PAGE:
US & Canada

Barack Obama 2012 campaign raises $70m in third quarter

President Obama at a fundraiser in Dallas, Texas 4 October 2011
Image caption Mr Obama raised $750m during his election campaign in 2008 and has higher aims for 2012

US President Barack Obama has raised $70m (£45m) towards his re-election bid in the third quarter of 2011, campaign officials say.

The amount is less than his fundraising total for the previous quarter but higher than his $55m goal.

Some Obama fundraisers were cancelled during the summer debt ceiling crisis.

He leads his Republican rivals in fundraising by tens of millions of dollars, and will not have to expend money on a primary opponent.

During the same quarter, Rick Perry, the governor of Texas, topped the Republican field in fundraising, with $17m.

The fundraising totals do not include money being raised by independent organisations, known as political action committees (PACs), for their preferred nominee.

Mr Perry and former Massachusetts Governor Mitt Romney have at least one so-called "super PAC" supporting their candidacies.

Another is backing Obama's re-election bid.

'Building infrastructure'

Nearly $43m was raised directly by the Obama campaign, while $27m was raised by the Democratic National Committee, which will help his re-election effort next year.

In an email to supporters, Obama campaign manager Jim Messina said more than 600,000 people donated to the campaign in the most recent quarter. Some 98% of the donors gave $250 or less, with an average donation of $56.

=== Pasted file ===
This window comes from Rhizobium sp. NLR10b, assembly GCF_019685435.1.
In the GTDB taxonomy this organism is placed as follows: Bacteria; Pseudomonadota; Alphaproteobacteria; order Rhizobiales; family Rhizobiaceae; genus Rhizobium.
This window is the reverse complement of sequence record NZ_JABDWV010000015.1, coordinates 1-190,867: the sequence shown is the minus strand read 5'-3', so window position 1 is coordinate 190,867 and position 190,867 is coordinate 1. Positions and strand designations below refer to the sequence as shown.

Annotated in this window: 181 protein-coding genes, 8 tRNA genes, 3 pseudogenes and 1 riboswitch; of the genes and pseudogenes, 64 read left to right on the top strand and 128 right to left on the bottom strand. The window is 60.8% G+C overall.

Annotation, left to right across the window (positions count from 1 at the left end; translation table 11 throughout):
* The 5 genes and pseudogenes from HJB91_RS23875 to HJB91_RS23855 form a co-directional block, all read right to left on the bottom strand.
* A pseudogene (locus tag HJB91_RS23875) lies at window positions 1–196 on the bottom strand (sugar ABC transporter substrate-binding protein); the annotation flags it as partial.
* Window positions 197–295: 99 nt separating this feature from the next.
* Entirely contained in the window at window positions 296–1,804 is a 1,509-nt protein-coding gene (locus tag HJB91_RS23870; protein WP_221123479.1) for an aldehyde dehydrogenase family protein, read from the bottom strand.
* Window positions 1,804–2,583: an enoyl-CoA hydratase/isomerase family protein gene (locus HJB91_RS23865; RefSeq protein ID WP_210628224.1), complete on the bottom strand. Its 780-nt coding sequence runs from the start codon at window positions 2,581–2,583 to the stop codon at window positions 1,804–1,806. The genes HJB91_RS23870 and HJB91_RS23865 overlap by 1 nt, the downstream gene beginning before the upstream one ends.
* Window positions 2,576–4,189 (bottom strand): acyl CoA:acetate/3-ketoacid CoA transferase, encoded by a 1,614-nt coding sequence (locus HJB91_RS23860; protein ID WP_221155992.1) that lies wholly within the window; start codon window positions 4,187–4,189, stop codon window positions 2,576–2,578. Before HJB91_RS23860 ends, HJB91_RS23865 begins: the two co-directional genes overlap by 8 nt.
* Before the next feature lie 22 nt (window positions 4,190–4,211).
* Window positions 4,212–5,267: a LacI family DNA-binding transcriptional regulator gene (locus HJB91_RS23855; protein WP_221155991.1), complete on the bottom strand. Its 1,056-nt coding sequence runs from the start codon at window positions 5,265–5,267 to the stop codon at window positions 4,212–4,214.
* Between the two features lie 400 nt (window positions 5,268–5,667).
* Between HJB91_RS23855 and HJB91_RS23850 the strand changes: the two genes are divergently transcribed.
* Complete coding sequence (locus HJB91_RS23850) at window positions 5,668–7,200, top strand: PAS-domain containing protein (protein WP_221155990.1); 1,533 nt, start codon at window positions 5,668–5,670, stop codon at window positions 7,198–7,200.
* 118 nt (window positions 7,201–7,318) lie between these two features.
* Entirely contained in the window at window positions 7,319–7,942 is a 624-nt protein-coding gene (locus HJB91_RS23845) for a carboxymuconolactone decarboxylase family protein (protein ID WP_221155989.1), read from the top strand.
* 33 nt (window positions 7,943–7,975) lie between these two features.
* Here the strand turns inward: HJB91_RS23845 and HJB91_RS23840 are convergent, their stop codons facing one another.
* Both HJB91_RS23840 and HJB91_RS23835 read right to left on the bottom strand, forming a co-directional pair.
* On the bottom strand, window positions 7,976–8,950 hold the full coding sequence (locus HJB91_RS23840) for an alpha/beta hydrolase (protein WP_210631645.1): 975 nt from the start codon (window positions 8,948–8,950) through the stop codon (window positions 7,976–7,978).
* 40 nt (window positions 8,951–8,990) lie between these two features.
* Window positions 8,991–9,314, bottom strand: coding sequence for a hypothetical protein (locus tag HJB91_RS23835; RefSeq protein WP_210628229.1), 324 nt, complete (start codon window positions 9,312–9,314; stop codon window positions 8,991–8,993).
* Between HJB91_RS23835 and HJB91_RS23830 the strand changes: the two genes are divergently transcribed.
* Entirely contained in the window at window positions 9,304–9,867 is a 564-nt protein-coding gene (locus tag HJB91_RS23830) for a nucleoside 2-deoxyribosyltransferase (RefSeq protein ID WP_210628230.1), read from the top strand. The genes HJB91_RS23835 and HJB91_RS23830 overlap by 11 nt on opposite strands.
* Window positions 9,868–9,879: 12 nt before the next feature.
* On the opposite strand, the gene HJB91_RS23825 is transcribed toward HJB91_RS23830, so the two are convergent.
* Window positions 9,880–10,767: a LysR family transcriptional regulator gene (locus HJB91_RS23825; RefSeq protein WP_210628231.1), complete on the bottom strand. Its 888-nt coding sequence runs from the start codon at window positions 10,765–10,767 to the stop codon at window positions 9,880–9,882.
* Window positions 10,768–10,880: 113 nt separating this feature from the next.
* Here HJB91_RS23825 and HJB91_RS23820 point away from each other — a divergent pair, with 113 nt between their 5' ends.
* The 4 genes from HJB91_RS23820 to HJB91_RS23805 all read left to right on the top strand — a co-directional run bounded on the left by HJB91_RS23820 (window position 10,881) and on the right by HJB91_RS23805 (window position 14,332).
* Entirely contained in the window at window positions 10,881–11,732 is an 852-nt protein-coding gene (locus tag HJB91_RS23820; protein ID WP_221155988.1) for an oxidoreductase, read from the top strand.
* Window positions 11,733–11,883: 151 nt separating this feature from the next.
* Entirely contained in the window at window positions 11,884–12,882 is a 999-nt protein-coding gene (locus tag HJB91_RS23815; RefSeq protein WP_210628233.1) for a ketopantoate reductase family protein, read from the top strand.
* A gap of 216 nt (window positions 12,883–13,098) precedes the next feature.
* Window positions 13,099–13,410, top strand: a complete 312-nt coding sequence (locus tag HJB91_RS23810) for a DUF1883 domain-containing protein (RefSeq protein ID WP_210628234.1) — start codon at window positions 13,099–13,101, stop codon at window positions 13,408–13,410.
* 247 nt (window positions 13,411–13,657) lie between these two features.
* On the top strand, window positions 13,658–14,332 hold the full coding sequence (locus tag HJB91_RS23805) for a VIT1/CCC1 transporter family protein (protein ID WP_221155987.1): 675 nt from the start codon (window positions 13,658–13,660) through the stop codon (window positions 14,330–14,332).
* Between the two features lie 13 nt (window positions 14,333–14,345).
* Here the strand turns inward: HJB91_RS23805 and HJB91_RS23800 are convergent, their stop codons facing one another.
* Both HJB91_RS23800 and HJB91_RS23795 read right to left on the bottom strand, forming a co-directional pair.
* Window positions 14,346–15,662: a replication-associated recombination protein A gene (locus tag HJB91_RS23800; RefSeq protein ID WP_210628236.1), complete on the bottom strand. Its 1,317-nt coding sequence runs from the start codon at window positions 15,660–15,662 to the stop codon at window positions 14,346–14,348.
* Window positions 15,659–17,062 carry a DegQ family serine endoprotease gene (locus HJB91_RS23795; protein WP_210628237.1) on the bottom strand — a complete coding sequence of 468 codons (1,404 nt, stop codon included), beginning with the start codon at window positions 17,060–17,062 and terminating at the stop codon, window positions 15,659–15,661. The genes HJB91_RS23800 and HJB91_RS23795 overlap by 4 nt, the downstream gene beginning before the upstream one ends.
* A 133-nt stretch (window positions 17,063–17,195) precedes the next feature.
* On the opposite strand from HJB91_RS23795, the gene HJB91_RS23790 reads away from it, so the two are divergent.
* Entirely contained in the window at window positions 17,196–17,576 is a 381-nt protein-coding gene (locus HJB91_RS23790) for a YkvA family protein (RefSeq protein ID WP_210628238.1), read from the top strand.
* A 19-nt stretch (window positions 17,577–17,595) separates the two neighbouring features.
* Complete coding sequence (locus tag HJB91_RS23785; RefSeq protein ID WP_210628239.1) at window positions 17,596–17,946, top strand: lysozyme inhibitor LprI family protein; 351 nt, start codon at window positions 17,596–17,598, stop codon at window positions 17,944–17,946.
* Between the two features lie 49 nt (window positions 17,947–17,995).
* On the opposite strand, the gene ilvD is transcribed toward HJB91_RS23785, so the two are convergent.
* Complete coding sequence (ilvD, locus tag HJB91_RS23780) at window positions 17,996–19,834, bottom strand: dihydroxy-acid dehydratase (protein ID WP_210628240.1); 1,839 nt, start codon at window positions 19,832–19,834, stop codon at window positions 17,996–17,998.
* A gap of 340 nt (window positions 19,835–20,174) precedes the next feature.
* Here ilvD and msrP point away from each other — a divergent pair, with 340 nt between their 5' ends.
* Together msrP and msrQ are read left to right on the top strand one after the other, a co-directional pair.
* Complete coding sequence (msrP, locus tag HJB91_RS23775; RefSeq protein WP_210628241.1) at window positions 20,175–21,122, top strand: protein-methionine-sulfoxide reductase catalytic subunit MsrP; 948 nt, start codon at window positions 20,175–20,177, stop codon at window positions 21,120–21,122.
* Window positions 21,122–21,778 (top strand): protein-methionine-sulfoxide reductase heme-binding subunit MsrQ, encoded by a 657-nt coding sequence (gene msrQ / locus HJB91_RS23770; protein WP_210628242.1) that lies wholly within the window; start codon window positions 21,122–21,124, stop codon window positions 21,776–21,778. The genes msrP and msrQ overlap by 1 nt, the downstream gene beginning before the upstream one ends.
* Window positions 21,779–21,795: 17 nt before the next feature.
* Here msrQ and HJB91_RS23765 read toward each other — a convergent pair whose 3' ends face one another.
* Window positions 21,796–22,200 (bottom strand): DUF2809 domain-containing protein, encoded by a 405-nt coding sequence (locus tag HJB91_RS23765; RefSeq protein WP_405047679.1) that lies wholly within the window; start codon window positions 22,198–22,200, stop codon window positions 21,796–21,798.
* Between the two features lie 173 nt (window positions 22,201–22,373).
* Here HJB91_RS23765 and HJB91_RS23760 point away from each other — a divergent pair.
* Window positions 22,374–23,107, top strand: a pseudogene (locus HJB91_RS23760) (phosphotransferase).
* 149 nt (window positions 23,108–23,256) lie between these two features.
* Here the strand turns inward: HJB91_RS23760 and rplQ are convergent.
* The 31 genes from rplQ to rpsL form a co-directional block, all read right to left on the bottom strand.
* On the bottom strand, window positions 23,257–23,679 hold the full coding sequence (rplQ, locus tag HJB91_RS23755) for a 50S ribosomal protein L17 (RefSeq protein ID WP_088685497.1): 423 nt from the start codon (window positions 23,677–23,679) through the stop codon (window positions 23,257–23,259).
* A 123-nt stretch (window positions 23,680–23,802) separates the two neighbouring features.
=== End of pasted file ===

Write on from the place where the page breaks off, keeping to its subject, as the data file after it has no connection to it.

Democrats said those figures were indicative of grassroots support.

Mr Obama has faced months of declining poll numbers as the US economy remains troubled. He has recently called himself the "underdog" in the presidential race.

Mr Messina said the campaign was focusing on "building infrastructure", including opening three new field offices every week during the past three months.

A Republican National Committee spokeswoman told the Associated Press news agency that Mr Obama would need "every penny he can raise because voters don't believe he has the ability to turn the economy around or create much-needed jobs."

Mr Romney leads the Republican field in fundraising, pulling in more than $18m in his first three months of campaigning. He is not expected to match that level or Mr Perry's total during the current quarter, but should lead the pack in terms of cash on hand.

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